Here is the latest news on the 30% Ruling tax concession available to foreign workers contracting in the Netherlands. Under the changes to the 30% ruling that came into effect in 2012, employees who lived with 150 kilometres of the Dutch border for more than 6 months of the previous 24 prior to taking up employment in Holland, were not eligible to apply to be treated under the 30 percent ruling, meaning that they were not able to take advantage of a significant saving in relation to their tax payable.
In November 2012, a challenge to this was launched in the court in Breda, which claimed that the 150km limit rule was in conflict with EU law. This case was decided in favour of existing legislation. A further case was taken at the court in Haarlem, and the decision of the court is that the rule in relation to the 150 km for incoming workers to Holland is indeed contrary to EU law under the principle of the freedom of movement of labour, as those living within 150 km of Holland may choose to work elsewhere in order to maximise their income.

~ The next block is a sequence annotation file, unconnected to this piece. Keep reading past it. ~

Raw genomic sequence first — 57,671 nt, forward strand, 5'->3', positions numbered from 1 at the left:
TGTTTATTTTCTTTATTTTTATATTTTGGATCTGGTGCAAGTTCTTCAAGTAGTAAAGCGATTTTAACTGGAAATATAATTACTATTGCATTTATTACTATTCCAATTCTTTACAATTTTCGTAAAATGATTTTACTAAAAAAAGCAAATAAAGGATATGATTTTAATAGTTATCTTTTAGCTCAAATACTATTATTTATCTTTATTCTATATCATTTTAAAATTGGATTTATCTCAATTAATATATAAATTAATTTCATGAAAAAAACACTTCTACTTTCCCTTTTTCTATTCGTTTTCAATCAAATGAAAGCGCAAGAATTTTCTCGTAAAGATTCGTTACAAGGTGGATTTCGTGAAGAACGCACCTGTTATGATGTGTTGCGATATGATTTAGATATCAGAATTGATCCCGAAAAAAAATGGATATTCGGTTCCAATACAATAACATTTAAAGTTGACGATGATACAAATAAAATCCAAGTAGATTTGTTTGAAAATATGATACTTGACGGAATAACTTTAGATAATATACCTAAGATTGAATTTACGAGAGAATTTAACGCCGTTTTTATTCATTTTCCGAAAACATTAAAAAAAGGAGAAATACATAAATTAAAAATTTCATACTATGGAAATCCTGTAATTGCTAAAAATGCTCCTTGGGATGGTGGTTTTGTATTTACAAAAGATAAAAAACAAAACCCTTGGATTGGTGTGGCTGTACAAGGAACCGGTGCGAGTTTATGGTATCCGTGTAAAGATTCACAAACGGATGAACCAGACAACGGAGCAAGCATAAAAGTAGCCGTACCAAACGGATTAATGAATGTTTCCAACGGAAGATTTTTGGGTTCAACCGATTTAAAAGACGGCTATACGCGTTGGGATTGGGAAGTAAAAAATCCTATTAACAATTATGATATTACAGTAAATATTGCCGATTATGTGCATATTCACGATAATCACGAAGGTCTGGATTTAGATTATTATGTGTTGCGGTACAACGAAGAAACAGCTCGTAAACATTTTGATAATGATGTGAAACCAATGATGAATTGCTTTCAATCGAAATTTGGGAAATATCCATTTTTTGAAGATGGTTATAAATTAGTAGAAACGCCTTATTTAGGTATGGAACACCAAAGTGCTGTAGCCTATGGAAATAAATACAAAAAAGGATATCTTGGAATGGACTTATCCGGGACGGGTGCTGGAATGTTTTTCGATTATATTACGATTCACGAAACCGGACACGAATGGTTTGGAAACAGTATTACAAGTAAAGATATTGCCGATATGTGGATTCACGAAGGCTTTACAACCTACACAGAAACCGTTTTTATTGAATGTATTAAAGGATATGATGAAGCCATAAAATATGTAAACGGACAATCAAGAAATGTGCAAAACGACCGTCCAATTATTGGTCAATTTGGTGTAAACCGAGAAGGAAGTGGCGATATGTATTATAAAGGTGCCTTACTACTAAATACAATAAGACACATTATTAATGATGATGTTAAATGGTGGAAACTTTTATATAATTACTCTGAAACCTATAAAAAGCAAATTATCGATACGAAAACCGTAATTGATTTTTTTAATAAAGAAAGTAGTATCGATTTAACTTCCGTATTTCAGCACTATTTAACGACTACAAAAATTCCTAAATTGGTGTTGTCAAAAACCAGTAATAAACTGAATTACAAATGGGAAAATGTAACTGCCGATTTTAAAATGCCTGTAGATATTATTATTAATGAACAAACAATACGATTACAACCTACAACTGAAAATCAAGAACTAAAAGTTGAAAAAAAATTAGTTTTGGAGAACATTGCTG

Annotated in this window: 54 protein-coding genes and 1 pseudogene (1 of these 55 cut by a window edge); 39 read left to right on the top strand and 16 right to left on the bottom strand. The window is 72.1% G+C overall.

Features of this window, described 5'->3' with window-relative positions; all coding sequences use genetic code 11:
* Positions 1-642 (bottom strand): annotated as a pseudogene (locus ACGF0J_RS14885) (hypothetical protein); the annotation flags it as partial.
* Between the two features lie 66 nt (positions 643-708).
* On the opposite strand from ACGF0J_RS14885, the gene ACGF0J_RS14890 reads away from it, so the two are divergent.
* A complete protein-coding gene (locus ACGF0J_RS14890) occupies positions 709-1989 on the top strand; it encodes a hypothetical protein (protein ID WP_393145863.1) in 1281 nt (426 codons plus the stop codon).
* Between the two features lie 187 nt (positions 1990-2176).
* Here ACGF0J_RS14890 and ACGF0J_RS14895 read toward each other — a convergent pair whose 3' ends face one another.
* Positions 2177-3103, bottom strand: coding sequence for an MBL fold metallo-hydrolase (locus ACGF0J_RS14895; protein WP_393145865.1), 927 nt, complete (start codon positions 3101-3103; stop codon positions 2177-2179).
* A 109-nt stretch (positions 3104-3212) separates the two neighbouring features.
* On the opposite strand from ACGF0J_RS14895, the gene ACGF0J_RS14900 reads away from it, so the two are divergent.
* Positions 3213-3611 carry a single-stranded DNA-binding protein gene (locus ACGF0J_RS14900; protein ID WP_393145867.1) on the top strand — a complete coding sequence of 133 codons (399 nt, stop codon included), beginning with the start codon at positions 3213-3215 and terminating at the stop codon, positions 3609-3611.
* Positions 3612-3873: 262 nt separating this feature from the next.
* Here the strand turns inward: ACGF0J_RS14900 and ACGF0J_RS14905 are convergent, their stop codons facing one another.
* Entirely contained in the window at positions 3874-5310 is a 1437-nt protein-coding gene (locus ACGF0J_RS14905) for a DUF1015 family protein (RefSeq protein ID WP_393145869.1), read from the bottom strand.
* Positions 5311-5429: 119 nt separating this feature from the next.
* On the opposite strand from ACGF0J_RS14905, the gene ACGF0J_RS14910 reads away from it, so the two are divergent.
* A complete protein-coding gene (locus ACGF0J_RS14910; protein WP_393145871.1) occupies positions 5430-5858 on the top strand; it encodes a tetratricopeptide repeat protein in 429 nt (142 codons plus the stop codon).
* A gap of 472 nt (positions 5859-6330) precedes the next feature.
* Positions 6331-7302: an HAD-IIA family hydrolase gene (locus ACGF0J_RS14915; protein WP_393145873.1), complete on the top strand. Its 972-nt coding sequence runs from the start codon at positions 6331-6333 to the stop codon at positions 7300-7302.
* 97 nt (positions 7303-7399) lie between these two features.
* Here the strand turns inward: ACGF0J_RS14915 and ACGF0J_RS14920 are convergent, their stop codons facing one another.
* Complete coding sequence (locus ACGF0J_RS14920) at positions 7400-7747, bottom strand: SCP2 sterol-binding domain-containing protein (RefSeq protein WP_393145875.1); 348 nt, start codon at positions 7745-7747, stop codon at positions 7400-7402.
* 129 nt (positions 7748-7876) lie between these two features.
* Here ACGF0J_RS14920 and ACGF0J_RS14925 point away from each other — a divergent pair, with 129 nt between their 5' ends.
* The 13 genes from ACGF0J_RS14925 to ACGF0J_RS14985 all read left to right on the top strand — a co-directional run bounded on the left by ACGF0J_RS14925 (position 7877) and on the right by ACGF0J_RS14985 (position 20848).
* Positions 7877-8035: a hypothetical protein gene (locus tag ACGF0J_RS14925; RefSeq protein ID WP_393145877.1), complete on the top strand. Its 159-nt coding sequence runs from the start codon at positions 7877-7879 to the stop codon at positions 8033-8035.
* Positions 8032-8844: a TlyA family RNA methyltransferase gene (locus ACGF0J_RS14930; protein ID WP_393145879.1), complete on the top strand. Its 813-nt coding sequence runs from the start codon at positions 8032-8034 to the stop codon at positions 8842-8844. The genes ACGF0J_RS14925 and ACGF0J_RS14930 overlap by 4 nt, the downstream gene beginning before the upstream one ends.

The two rulings appear to be contrary to one another, and due to the importance of the issue as part of Dutch tax law and practice; both arguments are now to be presented to the Supreme Court. In the interim, the existing rule remains in place, but the situation remains uncertain as to the future, and whether the rule will continue to operate. The decision of the Supreme Court may result in a challenge in the European Courts, given that the premise of the argument in relation to the illegality of the rule is based on EU laws currently in place.